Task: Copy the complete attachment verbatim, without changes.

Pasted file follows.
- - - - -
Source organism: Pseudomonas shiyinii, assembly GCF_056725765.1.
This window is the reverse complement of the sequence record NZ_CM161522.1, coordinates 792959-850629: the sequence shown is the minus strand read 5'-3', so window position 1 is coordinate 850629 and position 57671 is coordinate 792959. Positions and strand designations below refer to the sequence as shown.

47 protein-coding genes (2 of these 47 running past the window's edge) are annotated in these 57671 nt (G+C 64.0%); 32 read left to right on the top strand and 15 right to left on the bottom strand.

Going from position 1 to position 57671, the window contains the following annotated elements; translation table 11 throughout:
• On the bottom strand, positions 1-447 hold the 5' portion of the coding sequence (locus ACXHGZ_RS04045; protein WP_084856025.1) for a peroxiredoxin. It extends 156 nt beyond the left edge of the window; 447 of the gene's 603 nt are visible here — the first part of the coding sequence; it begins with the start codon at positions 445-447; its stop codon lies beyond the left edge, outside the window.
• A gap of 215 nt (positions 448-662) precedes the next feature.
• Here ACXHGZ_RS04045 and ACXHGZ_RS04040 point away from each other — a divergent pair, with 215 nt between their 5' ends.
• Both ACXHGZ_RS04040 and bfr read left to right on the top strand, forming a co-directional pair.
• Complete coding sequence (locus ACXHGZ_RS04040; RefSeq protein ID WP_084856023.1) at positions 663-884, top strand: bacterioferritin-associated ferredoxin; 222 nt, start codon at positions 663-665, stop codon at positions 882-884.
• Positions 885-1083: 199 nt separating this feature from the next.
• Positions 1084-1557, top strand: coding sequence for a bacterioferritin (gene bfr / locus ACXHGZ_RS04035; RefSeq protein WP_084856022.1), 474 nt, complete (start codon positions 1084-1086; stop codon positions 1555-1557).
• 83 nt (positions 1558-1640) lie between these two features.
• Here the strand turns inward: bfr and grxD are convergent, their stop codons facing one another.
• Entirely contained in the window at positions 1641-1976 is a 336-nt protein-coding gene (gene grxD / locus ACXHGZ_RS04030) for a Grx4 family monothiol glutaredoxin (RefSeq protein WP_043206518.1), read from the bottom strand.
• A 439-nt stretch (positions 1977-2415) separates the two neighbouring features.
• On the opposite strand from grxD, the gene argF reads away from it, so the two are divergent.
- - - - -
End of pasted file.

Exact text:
Source organism: Pseudomonas shiyinii, assembly GCF_056725765.1.
This window is the reverse complement of the sequence record NZ_CM161522.1, coordinates 792959-850629: the sequence shown is the minus strand read 5'-3', so window position 1 is coordinate 850629 and position 57671 is coordinate 792959. Positions and strand designations below refer to the sequence as shown.

47 protein-coding genes (2 of these 47 running past the window's edge) are annotated in these 57671 nt (G+C 64.0%); 32 read left to right on the top strand and 15 right to left on the bottom strand.

Going from position 1 to position 57671, the window contains the following annotated elements; translation table 11 throughout:
• On the bottom strand, positions 1-447 hold the 5' portion of the coding sequence (locus ACXHGZ_RS04045; protein WP_084856025.1) for a peroxiredoxin. It extends 156 nt beyond the left edge of the window; 447 of the gene's 603 nt are visible here — the first part of the coding sequence; it begins with the start codon at positions 445-447; its stop codon lies beyond the left edge, outside the window.
• A gap of 215 nt (positions 448-662) precedes the next feature.
• Here ACXHGZ_RS04045 and ACXHGZ_RS04040 point away from each other — a divergent pair, with 215 nt between their 5' ends.
• Both ACXHGZ_RS04040 and bfr read left to right on the top strand, forming a co-directional pair.
• Complete coding sequence (locus ACXHGZ_RS04040; RefSeq protein ID WP_084856023.1) at positions 663-884, top strand: bacterioferritin-associated ferredoxin; 222 nt, start codon at positions 663-665, stop codon at positions 882-884.
• Positions 885-1083: 199 nt separating this feature from the next.
• Positions 1084-1557, top strand: coding sequence for a bacterioferritin (gene bfr / locus ACXHGZ_RS04035; RefSeq protein WP_084856022.1), 474 nt, complete (start codon positions 1084-1086; stop codon positions 1555-1557).
• 83 nt (positions 1558-1640) lie between these two features.
• Here the strand turns inward: bfr and grxD are convergent, their stop codons facing one another.
• Entirely contained in the window at positions 1641-1976 is a 336-nt protein-coding gene (gene grxD / locus ACXHGZ_RS04030) for a Grx4 family monothiol glutaredoxin (RefSeq protein WP_043206518.1), read from the bottom strand.
• A 439-nt stretch (positions 1977-2415) separates the two neighbouring features.
• On the opposite strand from grxD, the gene argF reads away from it, so the two are divergent.